The woods were gradually thinning, and Netherwood was distracted by strange sights. He gazed at rocks on the shore which looked thick and fleshy. Then he saw, as though over his own knuckles as they clutched the canoe paddle, a streak of dim dribbles along the forest floor that blotted out the vision of ecstasy he had been trying to arrange for his eyes moments ago.

They were coming into an enormous marsh. Before them, the river seemed to wind on an upward-climbing curve, leading their eyes through a steamy haze toward light. Netherwood tried not to look up, but in this sky, at the edge of his peripheral vision, there floated a veil of creamy white scrubbed down to the distant hills, a scrim, at once opaque and translucent, like a yellow mist. However, he had only to look directly at it and it would vanish, and again the sky would explode with an even, dense blueness.

Netherwood blinked his eyes and pulled his paddle through the thickening water. "This is new country for me," he said.

"We're far from civilization now," the woman said. "It's beautiful. Beautiful in a way that's kind of intimidating."

"I know what you mean," Netherwood said. "Lush. Overpowering." He glanced at the toe of her right hiking boot. He tried to think of something more to say. On each side of the canoe elongated pools flashed, and over them hung dark swarms of midges. A large swamp flower brushed past the canoe, shyly vibrant, a bluntly polychrome vision. It exuded a disconsolate scent rather like turpentine.

I must pull myself together. Netherwood thought. In spite of the sultry heat, he felt chilled. He imagined that he might faint and that the outlines of his delirium, showing through the sky and water, would gain complete control of his consciousness. At times, Hartshorn and the woman seemed to grow transparent and he thought he saw, through them, a rough and tumble of shapes and colors so improvisational and so ordered that they had no botanical identity. He took hold of himself, straining to keep his eyes open. He looked at Hartshorn, at his stubborn profile under the gray hat with the upturned brim. He felt, to his horror, that he was forgetting who Hartshorn was and why he was with him. He remembered himself as a boy; always tugging at Hartshorn's shirtsleeve, "Can ya take me fishin', Mr. Hartshorn? Can ya take me campin'?" The memory reminded him that he would be entirely alone in the world if he were ever separated from his guide. But at the same time, a terrible excitement shook him as he realized he was also indispensable to Hartshorn.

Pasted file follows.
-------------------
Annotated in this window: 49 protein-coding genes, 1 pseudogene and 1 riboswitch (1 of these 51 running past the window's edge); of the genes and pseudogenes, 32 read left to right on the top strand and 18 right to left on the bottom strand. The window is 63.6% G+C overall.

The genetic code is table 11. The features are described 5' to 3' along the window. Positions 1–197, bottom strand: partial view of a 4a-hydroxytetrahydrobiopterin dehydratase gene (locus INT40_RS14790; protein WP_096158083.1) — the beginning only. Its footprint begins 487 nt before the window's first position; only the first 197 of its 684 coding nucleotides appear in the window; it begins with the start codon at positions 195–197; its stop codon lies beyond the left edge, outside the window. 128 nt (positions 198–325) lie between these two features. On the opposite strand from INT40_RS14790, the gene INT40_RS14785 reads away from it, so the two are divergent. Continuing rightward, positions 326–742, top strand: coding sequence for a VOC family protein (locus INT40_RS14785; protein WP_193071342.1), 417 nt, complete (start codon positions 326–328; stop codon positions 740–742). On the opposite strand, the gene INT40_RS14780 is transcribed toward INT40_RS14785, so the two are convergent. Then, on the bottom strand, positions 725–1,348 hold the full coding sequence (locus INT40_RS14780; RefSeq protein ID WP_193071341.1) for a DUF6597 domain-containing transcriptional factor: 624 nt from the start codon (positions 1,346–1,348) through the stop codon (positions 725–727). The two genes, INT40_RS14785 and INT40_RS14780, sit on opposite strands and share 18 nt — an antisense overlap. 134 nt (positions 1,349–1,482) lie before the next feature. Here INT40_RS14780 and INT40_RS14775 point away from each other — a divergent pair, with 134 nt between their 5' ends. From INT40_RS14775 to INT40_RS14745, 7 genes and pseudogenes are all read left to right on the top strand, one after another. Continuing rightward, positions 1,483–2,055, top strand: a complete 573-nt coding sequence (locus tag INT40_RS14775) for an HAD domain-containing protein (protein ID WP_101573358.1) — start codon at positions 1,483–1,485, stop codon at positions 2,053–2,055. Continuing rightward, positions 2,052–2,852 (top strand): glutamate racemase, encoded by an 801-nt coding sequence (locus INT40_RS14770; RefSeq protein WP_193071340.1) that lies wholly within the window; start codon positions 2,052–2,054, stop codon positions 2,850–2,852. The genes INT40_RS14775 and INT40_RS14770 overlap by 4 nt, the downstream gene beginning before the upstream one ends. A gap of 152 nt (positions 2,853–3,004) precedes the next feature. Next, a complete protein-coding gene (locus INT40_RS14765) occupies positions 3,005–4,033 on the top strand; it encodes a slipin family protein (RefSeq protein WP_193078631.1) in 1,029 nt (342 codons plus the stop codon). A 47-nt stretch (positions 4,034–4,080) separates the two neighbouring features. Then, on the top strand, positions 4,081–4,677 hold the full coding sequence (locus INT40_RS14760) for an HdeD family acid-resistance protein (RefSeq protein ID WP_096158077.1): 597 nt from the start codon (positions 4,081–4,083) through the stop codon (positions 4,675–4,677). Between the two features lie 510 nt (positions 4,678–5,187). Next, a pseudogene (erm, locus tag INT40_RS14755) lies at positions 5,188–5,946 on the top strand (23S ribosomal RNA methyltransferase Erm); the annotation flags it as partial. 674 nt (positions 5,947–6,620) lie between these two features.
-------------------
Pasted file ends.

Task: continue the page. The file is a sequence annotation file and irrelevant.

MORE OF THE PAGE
The map that Hartshorn held on his knees began to flap in the wind. He tugged at his hat.

"Where are we?"Netherwood called out.

"Upriver," Hartshorn said, adding defensively, "Have I ever gotten you lost?" He reached into his knapsack and issued them each an apple. The apples seemed to have been appropriated from somewhere, a bowl, and to Netherwood it was an art-historical problem to figure out from where. As he ate, his apple hovered against an apparently monochromatic representation of the girl's cropped face, consisting of eyes, eyebrows and the white hairline. There seemed to be a visual pun intended, connecting her eyes with the oranges, the oranges with her breasts, in a network that left behind, like her detached grin, an illusory concept. A dull, hermeneutical emptiness settled over him.

"Look, how odd," the woman said. "We must get through this swamp to reach the hills on the other side. But could this be a mirage? The forest is no longer visible."